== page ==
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When It’s Not Just the Winter Blues: Dealing with Seasonal Affective Disorder

It’s that time of the year when the sun sets in the afternoon for many of us who live in northern states. For some, this heavy, cold darkness impacts them only insofar that they turn on their headlights on the commute home. For others, it can beckon a desire to stay under the covers until the sun shines again in a few months. In fact, about 6% of Americans deals with something beyond the winter blues. They suffer from Seasonal Affective Disorder (SAD), a condition that arises during the dark winter months and causes one to feel depressed, irritated, and unmotivated to do the things one would normally want to do.

Although we do not have a full understanding of why some people suffer from SAD and others do not, we have come a long way in figuring out ways to deal with this disorder. If you find that your mood significantly shifts in the winter months, you may benefit from the suggestions below.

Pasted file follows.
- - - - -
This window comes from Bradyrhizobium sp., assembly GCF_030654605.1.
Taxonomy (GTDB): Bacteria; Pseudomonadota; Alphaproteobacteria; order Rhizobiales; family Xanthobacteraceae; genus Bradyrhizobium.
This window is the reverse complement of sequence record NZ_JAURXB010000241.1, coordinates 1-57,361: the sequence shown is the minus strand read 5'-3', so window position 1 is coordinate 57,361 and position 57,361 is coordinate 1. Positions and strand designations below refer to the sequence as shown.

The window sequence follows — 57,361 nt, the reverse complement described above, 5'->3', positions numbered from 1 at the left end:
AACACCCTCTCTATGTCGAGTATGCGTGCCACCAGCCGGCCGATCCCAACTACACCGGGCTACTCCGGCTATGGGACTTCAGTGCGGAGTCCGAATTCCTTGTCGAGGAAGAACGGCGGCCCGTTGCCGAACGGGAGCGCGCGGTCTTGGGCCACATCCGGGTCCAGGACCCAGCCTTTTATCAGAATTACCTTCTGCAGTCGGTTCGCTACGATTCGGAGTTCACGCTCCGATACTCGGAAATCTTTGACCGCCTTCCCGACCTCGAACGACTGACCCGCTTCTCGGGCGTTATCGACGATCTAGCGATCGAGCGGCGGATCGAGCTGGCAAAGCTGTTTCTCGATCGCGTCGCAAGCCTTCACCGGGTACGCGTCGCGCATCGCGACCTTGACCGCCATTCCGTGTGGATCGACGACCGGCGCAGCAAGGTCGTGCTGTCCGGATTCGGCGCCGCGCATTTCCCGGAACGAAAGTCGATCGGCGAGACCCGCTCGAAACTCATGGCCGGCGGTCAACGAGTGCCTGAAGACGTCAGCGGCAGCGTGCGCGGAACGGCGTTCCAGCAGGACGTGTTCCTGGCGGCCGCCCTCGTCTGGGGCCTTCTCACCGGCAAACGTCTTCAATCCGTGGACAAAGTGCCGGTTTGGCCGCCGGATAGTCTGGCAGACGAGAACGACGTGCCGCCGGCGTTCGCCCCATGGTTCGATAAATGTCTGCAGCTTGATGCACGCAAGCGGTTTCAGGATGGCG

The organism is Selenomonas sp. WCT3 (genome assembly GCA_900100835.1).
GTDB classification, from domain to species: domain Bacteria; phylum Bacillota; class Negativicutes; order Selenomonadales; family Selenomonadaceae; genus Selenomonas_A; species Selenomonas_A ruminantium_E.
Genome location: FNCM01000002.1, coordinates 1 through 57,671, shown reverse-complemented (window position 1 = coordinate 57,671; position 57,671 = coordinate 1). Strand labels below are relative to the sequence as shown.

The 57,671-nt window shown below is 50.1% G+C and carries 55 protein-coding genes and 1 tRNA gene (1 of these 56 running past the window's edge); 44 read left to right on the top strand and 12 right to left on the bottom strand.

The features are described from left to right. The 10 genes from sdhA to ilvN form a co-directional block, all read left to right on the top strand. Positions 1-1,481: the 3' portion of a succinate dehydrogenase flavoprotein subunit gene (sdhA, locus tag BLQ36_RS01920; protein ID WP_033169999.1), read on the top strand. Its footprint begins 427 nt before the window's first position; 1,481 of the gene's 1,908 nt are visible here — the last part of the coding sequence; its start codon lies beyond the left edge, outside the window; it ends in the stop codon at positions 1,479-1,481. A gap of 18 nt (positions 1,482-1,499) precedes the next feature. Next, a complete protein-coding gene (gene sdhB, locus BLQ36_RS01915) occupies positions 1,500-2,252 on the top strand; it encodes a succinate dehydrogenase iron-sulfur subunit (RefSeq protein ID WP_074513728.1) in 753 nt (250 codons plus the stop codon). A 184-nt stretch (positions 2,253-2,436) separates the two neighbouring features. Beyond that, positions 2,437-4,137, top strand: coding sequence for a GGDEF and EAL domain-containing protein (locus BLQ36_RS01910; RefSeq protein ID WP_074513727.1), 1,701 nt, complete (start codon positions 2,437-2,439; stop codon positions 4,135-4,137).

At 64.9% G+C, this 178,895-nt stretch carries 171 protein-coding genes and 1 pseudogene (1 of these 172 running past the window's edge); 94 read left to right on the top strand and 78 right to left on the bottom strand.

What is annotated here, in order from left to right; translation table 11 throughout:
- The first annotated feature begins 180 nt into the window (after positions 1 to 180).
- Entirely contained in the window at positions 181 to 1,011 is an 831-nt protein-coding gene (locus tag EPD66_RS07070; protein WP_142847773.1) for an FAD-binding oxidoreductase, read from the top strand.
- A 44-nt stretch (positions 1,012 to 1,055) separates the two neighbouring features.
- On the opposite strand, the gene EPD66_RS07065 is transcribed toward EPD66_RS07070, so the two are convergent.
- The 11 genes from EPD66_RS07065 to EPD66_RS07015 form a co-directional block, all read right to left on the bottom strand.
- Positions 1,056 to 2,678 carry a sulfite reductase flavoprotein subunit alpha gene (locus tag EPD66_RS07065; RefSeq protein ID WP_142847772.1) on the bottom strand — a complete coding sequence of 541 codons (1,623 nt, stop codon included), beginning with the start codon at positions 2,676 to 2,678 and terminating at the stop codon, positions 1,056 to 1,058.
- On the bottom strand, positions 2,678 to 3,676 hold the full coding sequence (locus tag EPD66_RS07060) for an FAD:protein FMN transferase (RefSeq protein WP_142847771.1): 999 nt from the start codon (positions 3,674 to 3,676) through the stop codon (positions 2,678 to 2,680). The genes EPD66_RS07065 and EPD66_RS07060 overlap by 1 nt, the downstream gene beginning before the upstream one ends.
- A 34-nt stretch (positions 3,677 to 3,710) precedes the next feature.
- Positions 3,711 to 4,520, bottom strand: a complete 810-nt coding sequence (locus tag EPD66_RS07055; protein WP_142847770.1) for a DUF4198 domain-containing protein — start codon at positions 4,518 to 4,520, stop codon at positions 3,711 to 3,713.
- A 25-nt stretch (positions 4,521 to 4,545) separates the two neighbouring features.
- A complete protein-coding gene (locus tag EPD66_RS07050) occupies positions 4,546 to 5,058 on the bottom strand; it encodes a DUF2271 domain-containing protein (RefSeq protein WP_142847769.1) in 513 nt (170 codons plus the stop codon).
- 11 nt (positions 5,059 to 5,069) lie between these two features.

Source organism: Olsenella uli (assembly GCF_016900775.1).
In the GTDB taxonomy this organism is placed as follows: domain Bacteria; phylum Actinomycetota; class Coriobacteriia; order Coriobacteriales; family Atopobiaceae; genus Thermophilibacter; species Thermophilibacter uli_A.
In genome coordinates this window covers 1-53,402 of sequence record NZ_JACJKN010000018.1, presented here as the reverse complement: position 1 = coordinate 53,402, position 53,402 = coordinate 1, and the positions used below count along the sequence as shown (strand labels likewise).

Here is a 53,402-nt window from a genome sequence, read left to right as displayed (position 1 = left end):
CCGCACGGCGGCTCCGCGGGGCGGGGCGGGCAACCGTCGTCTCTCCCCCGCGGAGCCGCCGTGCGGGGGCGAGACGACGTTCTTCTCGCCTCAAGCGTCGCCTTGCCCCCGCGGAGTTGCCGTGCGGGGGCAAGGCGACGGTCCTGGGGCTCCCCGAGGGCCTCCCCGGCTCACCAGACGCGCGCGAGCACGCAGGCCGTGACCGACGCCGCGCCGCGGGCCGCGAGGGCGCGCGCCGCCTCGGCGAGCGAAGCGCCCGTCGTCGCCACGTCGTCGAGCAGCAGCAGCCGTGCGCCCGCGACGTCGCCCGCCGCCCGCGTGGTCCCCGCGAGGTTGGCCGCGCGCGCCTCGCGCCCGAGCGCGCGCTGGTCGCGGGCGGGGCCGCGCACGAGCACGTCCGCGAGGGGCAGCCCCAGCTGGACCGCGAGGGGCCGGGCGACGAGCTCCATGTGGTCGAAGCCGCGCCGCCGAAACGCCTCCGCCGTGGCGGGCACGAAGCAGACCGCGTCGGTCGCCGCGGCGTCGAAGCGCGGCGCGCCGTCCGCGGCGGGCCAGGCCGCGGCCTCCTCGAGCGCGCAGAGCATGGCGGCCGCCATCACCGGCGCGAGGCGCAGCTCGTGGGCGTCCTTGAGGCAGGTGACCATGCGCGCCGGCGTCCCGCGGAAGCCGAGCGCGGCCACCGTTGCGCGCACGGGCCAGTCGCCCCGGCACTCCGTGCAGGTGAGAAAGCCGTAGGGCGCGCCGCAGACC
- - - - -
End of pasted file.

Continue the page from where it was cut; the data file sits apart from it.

1. Light therapy. For many people with SAD, using a light box (that emits 10,000 lux illumination) each day for about 15-20 minutes can be very helpful. Research light therapy carefully (perhaps even getting the advice from a professional, like a therapist) and be sure to follow the instructions. It is vital that you use your light box every day to feel the full effect.
  2. Therapy. SAD can decrease your desire to engage in activities you once found pleasurable. A therapist, particularly one who espouses a cognitive-behavioral approach, can assist you in changing your thoughts and behaviors to combat the urge to simply stay at home in bed in the dark winter months.
  3. Diet and exercise. As always, a healthy diet and consistent exercise will aid in combating the mood shift that can happen during the winter months. Seek out opportunities to walk outdoors, take the stairs at work, and continue to go to the gym even though you would rather stay in bed. Eating a healthy diet (particularly one that is not too carbohydrate-heavy) can also counteract the feeling of sluggishness that comes with SAD.
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